What makes a Feminist Quote? Call for submissions!!!

Daniel Willey

A call for submissions by staff member Daniel Willey

 

 

One of my tasks at the Women’s Center is to make a Facebook post every Friday for Feminist Quote Friday. You’d think being surrounded by books written by feminists and activists would make it easy to come up with a quote to use each week, but I keep getting hung up on the question of what makes a feminist quote.

“Activism can be the journey rather than the arrival.” – Grace Lee Boggs, The Next American Revolution: Sustainable Activism for the Twenty-First Century

Is it a quote by a feminist? Is it a statement which follows feminist principles? What if the person who said it isn’t a feminist? Should I be responsible for pulling out the receipts and making sure everyone I quote has never said or done anything problematic first? Does the quote have to be a feminist statement or can it simply be related to feminist issues?

And besides all that, there are SO MANY great feminist words to choose from!

That’s where you come in: I want to hear your favorite feminist quotes. I want to hear what words inspire you, lift you up, make you feel called to action. I want to hear what made you think, made you reevaluate, what steered you in a new direction.

Submit this google form to send me your feminist quote and tell me a little bit about why you chose it! I’ll be using submissions for Feminist Quote Fridays and you can submit anytime!

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Why is the Women’s Center Hosting an Overdose Response Training?

Today, the Women’s Center and University Health Services will host an Overdose Response Training. The training is run by the Baltimore City Health Department and it teaches individuals how to respond to opioid overdose and gives them the tools needed to reverse the effects of opioid overdose. Each attendee will be certified to administer Naloxone (or Narcan) and receive a prescription card for a Naloxone kit.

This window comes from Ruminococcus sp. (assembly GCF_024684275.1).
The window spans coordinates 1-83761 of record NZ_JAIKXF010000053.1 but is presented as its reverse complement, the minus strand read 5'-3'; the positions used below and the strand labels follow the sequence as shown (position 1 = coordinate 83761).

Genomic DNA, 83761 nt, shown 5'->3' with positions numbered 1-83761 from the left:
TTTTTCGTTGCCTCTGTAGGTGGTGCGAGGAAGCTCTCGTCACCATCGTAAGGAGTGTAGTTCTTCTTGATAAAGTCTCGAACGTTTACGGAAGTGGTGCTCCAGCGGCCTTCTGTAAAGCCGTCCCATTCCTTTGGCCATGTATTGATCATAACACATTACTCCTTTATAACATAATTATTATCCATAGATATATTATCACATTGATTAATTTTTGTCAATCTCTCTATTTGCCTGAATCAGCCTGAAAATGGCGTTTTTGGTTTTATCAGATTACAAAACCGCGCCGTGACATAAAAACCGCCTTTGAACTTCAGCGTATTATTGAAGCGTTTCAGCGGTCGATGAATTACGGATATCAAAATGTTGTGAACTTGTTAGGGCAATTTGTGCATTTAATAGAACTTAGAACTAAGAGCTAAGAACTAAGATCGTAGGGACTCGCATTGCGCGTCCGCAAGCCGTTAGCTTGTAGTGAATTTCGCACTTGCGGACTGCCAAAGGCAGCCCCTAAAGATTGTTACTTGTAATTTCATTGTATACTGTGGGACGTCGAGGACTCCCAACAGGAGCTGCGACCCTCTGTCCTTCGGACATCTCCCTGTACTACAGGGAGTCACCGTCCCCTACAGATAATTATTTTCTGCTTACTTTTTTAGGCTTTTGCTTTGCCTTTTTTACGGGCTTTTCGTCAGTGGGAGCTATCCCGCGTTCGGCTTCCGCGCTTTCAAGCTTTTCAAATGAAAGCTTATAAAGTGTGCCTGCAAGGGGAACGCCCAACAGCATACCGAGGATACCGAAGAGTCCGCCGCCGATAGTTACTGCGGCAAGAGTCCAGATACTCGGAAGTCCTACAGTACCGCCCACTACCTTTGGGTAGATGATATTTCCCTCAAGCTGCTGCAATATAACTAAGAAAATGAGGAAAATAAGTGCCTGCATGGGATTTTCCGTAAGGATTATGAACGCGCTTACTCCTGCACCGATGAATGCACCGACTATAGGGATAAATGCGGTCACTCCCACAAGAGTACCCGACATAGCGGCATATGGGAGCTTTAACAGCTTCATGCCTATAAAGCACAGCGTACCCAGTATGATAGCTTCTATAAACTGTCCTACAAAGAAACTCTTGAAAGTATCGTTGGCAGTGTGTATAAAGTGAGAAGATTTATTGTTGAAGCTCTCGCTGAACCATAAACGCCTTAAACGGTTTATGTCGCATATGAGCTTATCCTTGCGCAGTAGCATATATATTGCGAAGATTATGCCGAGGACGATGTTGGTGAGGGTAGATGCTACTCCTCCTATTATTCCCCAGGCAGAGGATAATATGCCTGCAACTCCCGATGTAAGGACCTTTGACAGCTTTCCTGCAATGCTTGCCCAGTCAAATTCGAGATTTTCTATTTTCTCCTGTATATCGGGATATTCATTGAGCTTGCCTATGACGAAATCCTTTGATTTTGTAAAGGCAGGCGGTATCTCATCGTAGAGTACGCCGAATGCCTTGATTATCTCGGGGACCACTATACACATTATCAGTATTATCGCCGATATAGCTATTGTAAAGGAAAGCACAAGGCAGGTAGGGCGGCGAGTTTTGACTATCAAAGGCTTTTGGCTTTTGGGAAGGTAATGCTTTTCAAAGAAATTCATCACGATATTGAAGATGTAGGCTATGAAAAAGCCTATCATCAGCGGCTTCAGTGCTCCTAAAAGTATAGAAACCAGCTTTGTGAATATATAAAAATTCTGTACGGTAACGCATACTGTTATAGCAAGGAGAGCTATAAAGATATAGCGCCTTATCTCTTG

Is opioid overdose really that big of a deal?

2015 Total Overdose Deaths.pngUnfortunately, yes. Opioid use, whether prescription or otherwise, has skyrocketed in the US over the last few years, especially in Baltimore City. In the year 2015, 748 people died of heroin overdose and 351 people died of prescription opioid overdose in Baltimore City. That’s 1,099 deaths, not including overdoses which did not result in death.

Okay so it’s a big deal but like…why is the Women’s Center concerned about it?

Addiction and substance abuse are social justice issues. According to the CDC, LGBTQ populations are significantly more likely to engage in substance use– 20 to 30 percent compared to about 9 percent of the general populations. Women are more likely than men to be addicted to prescription painkillers, and people living in poverty are significantly more likely to be addicted to opiates. Although the rate of opioid use has not dramatically increased for people of color (as opposed to whites), this is not due to lack of use, but due to underprescription of opioid pain medication for people of color. Often, doctors underestimate and undertreat the pain experienced by people of color. This is an issue that disproportionately affects the communities we serve.